Funding for NRCS National Level Conservation Innovation Grant now available

The USDA Natural Resources Conservation Service (NRCS) announced the availability of Conservation Innovation Grant (CIG) funding.

Yesterday, the USDA Natural Resources Conservation Service (NRCS) announced the availability of Conservation Innovation Grant (CIG) funding to “stimulate the development and adoption of innovative conservation approaches and technologies.” The USDA NRCS administers both national and state level CIG awards. This announcement is for the national CIG program, which tends to be larger, multi-year awards. The state-level CIG grant announcement should be publicized in the next few months.

Total national CIG funding for 2018 is $10 million, for projects ranging from one to three years in duration. The closing date for this grant is February 26, 2018. There is a cost-share/match required, which was 50 percent in 2016. For those interested in learning more, the USDA is offering an online Adobe Connect webinar on January 11, 2018, at 4 p.m. Eastern Standard Time. Because of the application’s requirements, it is highly recommended that potential applicants sign up for this webinar.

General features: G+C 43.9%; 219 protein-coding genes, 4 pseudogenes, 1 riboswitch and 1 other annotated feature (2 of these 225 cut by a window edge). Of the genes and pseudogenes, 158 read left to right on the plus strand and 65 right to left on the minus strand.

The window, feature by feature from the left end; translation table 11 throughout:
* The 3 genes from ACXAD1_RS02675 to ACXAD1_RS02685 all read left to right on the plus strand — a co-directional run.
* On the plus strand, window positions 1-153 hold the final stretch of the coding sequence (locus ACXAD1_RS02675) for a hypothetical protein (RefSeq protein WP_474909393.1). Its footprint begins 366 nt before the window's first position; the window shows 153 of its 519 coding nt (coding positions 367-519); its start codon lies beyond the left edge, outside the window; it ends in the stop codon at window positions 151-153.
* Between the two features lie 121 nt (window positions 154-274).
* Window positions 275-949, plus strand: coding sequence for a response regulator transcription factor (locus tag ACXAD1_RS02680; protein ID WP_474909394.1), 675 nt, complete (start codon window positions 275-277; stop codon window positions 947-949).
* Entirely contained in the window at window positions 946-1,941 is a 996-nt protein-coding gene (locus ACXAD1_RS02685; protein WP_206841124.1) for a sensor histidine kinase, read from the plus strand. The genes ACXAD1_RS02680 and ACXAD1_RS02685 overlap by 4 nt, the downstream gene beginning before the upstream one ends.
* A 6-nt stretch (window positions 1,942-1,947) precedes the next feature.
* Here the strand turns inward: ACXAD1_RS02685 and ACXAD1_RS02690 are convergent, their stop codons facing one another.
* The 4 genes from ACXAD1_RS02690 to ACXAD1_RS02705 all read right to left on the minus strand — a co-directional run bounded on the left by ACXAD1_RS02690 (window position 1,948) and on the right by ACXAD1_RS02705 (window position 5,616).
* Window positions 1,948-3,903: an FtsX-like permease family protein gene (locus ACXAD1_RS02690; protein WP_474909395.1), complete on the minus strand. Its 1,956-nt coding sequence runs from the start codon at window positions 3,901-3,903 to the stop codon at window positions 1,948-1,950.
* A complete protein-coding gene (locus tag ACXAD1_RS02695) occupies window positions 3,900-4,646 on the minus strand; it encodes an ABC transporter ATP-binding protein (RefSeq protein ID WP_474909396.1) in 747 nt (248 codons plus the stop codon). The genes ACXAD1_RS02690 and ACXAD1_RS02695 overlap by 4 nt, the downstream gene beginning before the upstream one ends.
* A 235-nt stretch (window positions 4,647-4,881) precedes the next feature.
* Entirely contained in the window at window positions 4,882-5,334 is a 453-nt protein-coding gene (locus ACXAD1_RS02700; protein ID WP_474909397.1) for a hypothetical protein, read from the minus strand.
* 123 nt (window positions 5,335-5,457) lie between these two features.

In 2017, over $22 million was invested in 33 projects across the U.S. (See map below).  For an overview of each project funded in 2017 please visit the USDA NRCS website here.

The CIG catalyzes resource conservation through public-private partnership innovation. Eligible entities include: nongovernmental organizations, American Indian Tribes and individuals. Importantly, because CIG is funded with Environmental Quality Incentive Program (EQIP) dollars, producers must be EQIP eligible to apply. For more information on EQIP eligibility, visit the National Sustainable Agriculture Coalition website. For those groups or individuals interested in applying, please visit the NRCS CIG information page for applicants.

If you are interested in local food, farming and community food systems, please contact a member of the Michigan State University Extension Community Food Systems Work team or contact your local Michigan State University Extension office. 

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